Europe / Middle East / Africa
Lafarge cement plant applies to burn railroad ties, shingles
May, 03 2012
(UK) -- Three years after backing off on a plan to burn tires at its cement plant in Bath, Lafarge is applying to throw debris such as railway ties and asphalt shingles into its kiln.
The “low carbon fuel demonstration project” would run for three years and incinerate up to 75 tonnes of construction and demolition debris each day.
The application for compliance approval, written by the consulting firm Golder Associates, says that “the emissions from the Bath plant cement kiln are not expected to be significantly changed in comparison to the existing emissions.”
The plant burns 110,000 tonnes of coal and petroleum coke each year.
Lafarge is hoping to reduce that amount by 30% using alternative fuels, including biomass products such as grasses and trees.
“They are constantly seeking cheaper fuels to produce their product,” said Mark Mattson, president of the environmental group Lake Ontario Waterkeeper.
Three years ago, Lafarge applied to the province for permission to burn tires to make its cement.
That’s when people in the Bath area and Lake Ontario Waterkeeper rose up to fight the plan.
One week before Waterkeeper and Lafarge were to meet ahead of an environmental review tribunal, Lafarge backed off after the group had spent $200,000 to prepare.
“They’re saying they're going to reduce the carbon,” said Mattson of the new plan. “They’re not showing that in the business plan.”
As with the tire burning, Mattson is concerned about the waste that comes from cement production burning, not just the airborne pollution.
Lafarge dumps its waste into an onsite quarry.
When it rains, he said, the runoff goes into Bath Creek then into Lake Ontario.
“What are they going to do with the waste?” Mattson asked. “My concern with that facility is they landfill. It’s not up to modern standards.”
The spokesman for Lafarge in Bath, Rob Cumming, was out of town and not available for comment Tuesday.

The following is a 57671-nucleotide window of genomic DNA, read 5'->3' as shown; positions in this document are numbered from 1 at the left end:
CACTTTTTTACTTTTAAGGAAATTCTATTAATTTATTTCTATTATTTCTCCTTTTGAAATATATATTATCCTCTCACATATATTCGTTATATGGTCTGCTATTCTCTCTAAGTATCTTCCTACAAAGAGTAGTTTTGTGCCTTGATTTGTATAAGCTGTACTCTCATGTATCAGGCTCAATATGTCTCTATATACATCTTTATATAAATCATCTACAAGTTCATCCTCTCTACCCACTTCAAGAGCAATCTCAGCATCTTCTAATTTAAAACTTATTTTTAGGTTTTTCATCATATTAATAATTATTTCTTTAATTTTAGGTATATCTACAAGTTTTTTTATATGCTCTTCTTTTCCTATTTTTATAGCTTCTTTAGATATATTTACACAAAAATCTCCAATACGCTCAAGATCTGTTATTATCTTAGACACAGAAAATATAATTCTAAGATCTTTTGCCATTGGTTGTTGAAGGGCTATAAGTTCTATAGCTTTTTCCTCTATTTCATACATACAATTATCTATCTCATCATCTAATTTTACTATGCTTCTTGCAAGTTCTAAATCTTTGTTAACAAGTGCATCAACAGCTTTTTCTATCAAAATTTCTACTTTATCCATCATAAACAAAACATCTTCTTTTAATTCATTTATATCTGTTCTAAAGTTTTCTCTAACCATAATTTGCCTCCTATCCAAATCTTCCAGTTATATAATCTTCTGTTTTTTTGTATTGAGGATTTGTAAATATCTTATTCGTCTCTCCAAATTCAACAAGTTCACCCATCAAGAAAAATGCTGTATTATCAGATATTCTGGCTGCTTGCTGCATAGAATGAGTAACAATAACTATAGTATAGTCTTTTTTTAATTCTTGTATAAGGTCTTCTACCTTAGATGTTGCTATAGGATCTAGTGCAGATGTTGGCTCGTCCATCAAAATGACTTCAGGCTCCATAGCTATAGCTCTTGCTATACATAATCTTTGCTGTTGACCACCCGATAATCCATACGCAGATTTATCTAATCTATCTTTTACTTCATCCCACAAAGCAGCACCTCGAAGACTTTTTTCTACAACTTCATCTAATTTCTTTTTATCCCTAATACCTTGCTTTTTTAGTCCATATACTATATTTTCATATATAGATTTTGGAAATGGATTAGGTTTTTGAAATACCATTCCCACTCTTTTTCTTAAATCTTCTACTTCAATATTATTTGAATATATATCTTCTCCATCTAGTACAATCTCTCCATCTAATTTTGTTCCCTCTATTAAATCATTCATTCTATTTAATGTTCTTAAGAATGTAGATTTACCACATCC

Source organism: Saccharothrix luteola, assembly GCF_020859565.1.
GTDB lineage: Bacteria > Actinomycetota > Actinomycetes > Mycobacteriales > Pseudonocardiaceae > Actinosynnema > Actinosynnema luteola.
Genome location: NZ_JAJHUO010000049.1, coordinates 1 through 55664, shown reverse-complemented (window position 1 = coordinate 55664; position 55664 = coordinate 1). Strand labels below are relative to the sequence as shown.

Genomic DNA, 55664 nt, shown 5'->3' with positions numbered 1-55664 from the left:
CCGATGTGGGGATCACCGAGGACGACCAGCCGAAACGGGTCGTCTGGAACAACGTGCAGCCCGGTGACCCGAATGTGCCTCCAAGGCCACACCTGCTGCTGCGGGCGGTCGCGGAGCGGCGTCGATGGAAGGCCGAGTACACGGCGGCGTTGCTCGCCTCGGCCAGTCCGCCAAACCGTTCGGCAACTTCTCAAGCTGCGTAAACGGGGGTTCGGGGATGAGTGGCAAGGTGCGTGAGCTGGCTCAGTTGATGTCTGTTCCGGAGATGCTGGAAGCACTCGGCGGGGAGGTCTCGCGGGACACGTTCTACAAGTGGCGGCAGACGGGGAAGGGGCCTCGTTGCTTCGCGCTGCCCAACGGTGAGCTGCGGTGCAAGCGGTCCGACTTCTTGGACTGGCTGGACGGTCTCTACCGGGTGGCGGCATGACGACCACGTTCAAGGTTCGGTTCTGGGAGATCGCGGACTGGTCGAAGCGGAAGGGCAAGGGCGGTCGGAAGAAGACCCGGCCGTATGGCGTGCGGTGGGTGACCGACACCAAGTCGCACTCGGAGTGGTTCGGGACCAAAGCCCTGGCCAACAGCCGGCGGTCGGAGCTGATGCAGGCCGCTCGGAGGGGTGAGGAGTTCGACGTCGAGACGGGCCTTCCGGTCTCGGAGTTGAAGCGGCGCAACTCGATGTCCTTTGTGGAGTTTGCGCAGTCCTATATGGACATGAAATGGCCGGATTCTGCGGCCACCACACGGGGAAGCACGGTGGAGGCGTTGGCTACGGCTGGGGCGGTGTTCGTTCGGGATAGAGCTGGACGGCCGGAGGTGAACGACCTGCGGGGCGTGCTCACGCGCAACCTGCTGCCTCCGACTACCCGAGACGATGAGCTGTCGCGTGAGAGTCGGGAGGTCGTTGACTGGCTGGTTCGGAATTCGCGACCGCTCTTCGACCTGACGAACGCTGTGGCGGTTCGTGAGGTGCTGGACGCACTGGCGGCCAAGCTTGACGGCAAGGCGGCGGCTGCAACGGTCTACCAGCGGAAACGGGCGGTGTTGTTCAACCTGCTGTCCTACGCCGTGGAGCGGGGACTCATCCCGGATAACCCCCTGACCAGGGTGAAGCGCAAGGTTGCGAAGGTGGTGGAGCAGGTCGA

In a letter sent out to stakeholders last month, Cumming lists scientists at Queen’s University and World Wildlife Fund Canada as partners in the test project.
The application was sent to the provincial environment ministry on April 20. There is a 45-day period for people to make comments to the Environmental Registry.
Mattson said his organization will do what it can with limited resources and staff to monitor the process.
All of the responsibility to make the right decision, he said, will fall on the environment ministry.
“They’re focusing on the emissions from the air,” said Mattson. “We keep going back to focusing on the water.”
Mattson is impressed with the way Lafarge has done its preparatory work this time and is striving to be more open with information.
Last November, the company held a meeting for the public in Bath which was attended by 31 people.
“Lafarge learned a hard lesson from the tire burning. They overstated how easy it would be to go ahead with the project,” he said.
“It seems they’re making a real effort to be more open. They’re hoping this transparent, open approach will be a more successful model. I have to give them credit for that.”
By Paul Schliesmann
Hanley Wood LLC, the premier media, event, information and strategic marketing services company serving the construction industry and the U.S. Green Building Council (USGBC) announced today a strategic partnership whereby Hanley Wood has acquired the Greenbuild International Conference and Expo. More
SMC to spend $750M for 3 cement plants. More